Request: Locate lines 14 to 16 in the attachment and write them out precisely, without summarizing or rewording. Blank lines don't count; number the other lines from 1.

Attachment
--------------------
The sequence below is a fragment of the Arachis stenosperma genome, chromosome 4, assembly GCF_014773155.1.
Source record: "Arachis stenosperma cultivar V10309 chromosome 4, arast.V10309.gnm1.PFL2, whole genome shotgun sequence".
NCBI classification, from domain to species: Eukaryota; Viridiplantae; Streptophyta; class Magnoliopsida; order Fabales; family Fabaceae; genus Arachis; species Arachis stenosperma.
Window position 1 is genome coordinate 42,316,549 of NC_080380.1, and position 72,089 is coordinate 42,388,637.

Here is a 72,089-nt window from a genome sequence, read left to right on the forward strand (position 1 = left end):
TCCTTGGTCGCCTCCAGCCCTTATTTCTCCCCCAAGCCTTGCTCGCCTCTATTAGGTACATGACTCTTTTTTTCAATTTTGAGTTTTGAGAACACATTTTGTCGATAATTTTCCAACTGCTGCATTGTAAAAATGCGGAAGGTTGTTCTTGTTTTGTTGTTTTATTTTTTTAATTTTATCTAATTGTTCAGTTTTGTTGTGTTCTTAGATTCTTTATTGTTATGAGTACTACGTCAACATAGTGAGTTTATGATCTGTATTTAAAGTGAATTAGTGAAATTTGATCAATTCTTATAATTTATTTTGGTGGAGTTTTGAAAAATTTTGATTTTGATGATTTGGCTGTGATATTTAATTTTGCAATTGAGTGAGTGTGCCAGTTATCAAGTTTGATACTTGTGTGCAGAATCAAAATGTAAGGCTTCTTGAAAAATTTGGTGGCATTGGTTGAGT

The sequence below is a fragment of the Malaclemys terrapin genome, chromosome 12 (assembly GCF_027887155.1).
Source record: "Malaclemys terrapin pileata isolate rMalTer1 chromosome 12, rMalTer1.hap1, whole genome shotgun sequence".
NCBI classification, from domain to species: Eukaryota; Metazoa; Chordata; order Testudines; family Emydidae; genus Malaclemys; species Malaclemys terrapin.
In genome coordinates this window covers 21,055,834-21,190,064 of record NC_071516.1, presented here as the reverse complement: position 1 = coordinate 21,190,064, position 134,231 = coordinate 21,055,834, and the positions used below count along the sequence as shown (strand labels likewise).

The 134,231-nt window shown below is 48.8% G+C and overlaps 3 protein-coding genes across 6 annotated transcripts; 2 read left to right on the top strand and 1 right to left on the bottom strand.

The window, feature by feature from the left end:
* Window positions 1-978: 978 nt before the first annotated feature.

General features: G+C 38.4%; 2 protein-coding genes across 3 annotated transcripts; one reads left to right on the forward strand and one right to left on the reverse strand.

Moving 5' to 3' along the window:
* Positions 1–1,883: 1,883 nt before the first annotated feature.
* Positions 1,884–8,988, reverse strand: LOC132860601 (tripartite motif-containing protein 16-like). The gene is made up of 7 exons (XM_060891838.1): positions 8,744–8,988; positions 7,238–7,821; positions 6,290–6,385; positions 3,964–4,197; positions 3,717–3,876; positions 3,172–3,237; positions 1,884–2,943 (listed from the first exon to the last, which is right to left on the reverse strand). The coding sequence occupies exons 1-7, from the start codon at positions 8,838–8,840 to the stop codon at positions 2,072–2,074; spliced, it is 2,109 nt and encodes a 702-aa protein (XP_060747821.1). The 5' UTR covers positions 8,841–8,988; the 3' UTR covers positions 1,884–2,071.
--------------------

General features: G+C 38.4%; 2 protein-coding genes across 3 annotated transcripts; one reads left to right on the forward strand and one right to left on the reverse strand.

Moving 5' to 3' along the window:
* Positions 1–1,883: 1,883 nt before the first annotated feature.